A List of Things I Wrote This Year

I pitched like crazy this year and for the most part, it turned out well. I got to work with some great editors at some great pubs and I got to publish a wide range of writing on a bunch of subjects and works of art. One thing that particularly stands out to me is that most of the editors I worked with were women. I think that’s really cool.

Here’s a compilation of that writing. This is a not a best-of list, but there’s a reason that some things aren’t listed and some things are, haha.

The Haircut

This is an essay on racism in the economy and seeking employment and how personal relationships (with myself and others) get affected by it.

You Gotta Fight For Your Right to Fuck The Police

This essay was in the works for a while. When I was in grad school, I would occasionally read selections from this book called That’s The Joint, an anthology of scholarship on rap. It’s a very versatile book, but throughout the book there’s a very narrow vision of political rap that just didn’t hold weight for me. So this essay responds to that by giving a more detailed, almost phenomenological definition of political rap.

Of course, I don’t dismiss all rap scholarship or rap writing (not all of the selections in the book are academic articles). From what I gather, it took a while for rap to even be considered a worthy academic subject, and you can feel the fight to show that it’s credible throughout the book. But even with that context, that doesn’t mean that  Common and Public Enemy get to be the only political rappers.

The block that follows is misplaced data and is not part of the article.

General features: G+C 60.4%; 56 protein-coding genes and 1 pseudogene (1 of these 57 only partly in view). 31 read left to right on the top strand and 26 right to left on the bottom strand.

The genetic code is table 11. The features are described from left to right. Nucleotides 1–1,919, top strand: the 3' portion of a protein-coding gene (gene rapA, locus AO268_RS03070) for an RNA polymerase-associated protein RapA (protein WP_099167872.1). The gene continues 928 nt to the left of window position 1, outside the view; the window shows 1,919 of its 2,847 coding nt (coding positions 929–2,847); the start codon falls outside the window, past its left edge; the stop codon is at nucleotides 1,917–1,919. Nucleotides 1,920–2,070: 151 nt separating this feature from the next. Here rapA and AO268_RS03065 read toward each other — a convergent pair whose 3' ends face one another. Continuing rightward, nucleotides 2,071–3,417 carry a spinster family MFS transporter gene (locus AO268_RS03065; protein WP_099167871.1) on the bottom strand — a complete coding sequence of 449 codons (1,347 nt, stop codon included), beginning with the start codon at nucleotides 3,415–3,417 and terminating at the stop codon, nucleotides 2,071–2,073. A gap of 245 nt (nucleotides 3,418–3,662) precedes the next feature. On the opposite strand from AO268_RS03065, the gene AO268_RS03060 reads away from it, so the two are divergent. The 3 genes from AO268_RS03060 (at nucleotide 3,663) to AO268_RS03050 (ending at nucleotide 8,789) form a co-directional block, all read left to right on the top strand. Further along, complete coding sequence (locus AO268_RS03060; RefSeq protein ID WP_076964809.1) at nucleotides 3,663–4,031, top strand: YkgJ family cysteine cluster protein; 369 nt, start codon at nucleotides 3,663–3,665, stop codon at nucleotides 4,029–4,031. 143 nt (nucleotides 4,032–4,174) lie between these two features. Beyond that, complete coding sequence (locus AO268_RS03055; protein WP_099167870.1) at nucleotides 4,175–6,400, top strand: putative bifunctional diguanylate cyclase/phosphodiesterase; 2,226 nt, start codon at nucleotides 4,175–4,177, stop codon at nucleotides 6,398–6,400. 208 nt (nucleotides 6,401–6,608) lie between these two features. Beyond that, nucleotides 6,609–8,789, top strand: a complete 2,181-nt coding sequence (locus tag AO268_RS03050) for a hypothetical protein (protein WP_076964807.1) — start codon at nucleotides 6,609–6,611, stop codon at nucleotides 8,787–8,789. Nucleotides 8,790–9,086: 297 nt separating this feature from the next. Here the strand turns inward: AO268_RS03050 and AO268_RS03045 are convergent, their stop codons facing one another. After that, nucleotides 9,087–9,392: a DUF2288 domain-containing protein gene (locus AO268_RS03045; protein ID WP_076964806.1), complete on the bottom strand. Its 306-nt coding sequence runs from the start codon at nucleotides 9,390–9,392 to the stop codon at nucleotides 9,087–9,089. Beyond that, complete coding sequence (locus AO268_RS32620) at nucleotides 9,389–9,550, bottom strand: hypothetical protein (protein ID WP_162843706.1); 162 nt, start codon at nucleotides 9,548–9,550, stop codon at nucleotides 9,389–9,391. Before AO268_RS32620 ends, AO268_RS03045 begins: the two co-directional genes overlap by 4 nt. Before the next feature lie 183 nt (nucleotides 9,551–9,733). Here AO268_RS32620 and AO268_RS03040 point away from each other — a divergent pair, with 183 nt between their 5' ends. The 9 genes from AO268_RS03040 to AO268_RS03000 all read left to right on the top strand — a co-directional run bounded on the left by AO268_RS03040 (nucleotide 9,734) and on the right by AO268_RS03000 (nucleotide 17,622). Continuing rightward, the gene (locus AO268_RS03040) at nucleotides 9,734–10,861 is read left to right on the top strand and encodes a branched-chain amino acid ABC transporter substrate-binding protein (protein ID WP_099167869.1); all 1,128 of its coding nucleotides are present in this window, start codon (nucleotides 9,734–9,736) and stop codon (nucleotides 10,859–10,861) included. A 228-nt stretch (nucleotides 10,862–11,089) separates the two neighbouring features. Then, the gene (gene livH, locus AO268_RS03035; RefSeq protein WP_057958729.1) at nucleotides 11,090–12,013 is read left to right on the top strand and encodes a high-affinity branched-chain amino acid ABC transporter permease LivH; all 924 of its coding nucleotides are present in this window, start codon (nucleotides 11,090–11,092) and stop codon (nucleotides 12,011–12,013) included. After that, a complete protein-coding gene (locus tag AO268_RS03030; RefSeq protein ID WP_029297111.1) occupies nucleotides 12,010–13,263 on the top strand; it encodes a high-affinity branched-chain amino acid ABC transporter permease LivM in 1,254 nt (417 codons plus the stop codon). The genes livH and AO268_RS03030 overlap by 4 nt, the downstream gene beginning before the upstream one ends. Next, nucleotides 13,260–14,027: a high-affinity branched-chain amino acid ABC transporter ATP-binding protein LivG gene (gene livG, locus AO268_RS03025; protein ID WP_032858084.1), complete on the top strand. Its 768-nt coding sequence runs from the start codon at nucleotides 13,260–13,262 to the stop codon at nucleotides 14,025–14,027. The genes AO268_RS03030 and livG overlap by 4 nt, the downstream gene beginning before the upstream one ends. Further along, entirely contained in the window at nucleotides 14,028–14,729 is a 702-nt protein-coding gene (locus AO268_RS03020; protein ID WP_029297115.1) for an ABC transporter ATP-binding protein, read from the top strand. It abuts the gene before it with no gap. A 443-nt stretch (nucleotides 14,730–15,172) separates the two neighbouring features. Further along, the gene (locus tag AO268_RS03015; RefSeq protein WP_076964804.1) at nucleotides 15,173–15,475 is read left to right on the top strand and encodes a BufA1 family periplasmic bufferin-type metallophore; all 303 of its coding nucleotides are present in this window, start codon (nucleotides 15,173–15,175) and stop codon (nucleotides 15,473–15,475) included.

Review of Compton

This album has some nice performances and sharp production, but there’s a strong and cynical corporate aura hanging over it that really disturbs me, especially in lieu of this being the soundtrack to the N.W.A. biopic. I was surprised at how many people praised the album given its origins.

Review of To Pimp a Butterfly

I didn’t and don’t like this album. It’s a very good album in terms of production and affect – it really feels of the moment. 2015’s unique blend of anger, rage, disappointment, and shattered hope pulsate throughout the album. But politically I think it deeply misunderstands “the personal is the political.” Kendrick also has bad politics when it comes to women. (I recommend ignoring the review that is paired with mine. There’s not really an argument there)

The Labor Theory of Exercise

This essay is probably the most Protestant thing I’ll ever write. It’s essentially about how recognizing that exercise is work has helped me continue exercising. It’s also my paean to Dance Dance Revolution. Don’t judge.

Review of But You Caint Use My Phone

This album is barely a month old, but it’s really penetrated my psyche. A lot of folks seem to think that “Phone Down” is the heart of the album, but Erykah Badu isn’t just some luddite. She really digs into our relationship with phones beyond saying we should use them less. I really dig it.